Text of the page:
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Student veterans discuss BC3’s priority registration, Military Friendly School designation

Alan Lutz, of New Castle, is shown Wednesday, March 13, at BC3 @ Lawrence Crossing in New Castle. Lutz was a cannoneer in the Army. He intends to complete courses required for consideration in the selective-admissions registered nursing program on BC3’s main campus. Submitted Photo

It is the opportunity to schedule courses first that Butler County Community College student-veterans say they appreciate about the Military Friendly School’s respect for those who served in the U.S. armed forces.

This spring, Alan Lutz and 65 other former or active members of the Air Force, Army, Army Reserve, Marine Corps, National Guard or Navy took courses in person at BC3.

“Veterans in Western Pennsylvania and across the country have spent time protecting this great nation,” said Lutz, of New Castle. “Having sacrificed that time earlier in our lives, BC3 allowing us to register that early and get us through our schooling quicker is definitely a big help.”

Lutz is 56. Nearly half of BC3’s student-veterans this spring were 30 or older.

A 2014 state law requires institutions of higher education in Pennsylvania to provide student-veterans preference in course scheduling.

“I have taken advantage of the early class registration,” said Jesica Lookhart, 41, of Worthington. “I thought it was amazing that we could sign up for our classes so early.”

Lutz enlisted in the Army at age 18, where he was a cannoneer with self-propelled howitzers.

Lookhart enlisted at age 24 in the Army Reserve, where she was a heavy equipment operator and was trained as a combat lifesaver.

Lutz enrolled in fall 2023 at BC3 @ Lawrence Crossing in New Castle and Lookhart at BC3 @ Armstrong in Ford City.

Lutz, a former first responder in Western Pennsylvania manufacturing facilities, and Lookhart, a certified nursing assistant, intend to complete courses required for consideration in the selective-admissions registered nursing program on BC3’s main campus.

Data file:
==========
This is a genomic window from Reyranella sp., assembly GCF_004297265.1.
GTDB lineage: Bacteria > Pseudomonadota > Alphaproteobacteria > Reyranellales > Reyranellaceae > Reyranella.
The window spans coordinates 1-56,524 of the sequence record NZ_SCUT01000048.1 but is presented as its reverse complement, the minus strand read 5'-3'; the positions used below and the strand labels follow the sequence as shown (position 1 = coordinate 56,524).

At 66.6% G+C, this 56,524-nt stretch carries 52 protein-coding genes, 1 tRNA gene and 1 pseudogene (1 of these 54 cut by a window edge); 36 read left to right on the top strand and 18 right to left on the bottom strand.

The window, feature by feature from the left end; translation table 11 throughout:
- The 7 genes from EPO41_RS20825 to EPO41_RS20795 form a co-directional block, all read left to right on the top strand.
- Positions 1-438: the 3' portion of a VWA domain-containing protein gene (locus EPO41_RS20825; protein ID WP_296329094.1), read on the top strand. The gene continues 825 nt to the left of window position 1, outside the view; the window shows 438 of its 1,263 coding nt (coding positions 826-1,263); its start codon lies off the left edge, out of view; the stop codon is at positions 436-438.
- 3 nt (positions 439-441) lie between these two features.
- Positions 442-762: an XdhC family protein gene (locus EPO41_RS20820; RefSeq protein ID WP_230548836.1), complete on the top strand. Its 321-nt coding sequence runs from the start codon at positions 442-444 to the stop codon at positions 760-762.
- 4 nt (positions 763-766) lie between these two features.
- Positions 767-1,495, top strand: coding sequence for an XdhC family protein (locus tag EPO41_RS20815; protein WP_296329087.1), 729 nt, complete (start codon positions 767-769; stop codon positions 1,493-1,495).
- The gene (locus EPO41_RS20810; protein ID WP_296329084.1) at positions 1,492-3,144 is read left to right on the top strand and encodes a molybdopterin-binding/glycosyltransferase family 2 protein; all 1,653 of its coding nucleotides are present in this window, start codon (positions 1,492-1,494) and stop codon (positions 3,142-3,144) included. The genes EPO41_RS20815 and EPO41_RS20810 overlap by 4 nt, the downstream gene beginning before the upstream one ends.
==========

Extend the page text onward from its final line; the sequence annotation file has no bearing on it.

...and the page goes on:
“I give the student-veterans 100% credit in that they want to go back to school,” said William McNutt, a Navy veteran and commander of Butler County American Legion Post 778, which funds one of seven scholarships designated for BC3 student-veterans through the BC3 Education Foundation.

“They have served our country and are making the transition to what lies ahead. The first stepping stone is BC3 putting them ahead of other students.”

The college also offers student-veterans orientations guided by former BC3 student-veterans, a designated lounge, and a study room during finals week, according to Stella Smith, the college’s associate director of financial aid and its veterans coordinator.

BC3 also provides to student-veterans a Green Zone.

The college’s Green Zone, comprised of more than 20 administrators and faculty members who have received specialized training, educates other faculty and staff members about the military experience, challenges student-veterans attending BC3 face when transitioning from military service to civilian life and to college, and resources and basic resource referral techniques.

“If those resources weren’t available, I definitely think the transition for a lot of people coming back to school would be a lot more difficult,” said Dakota Wood, of Cranberry Township.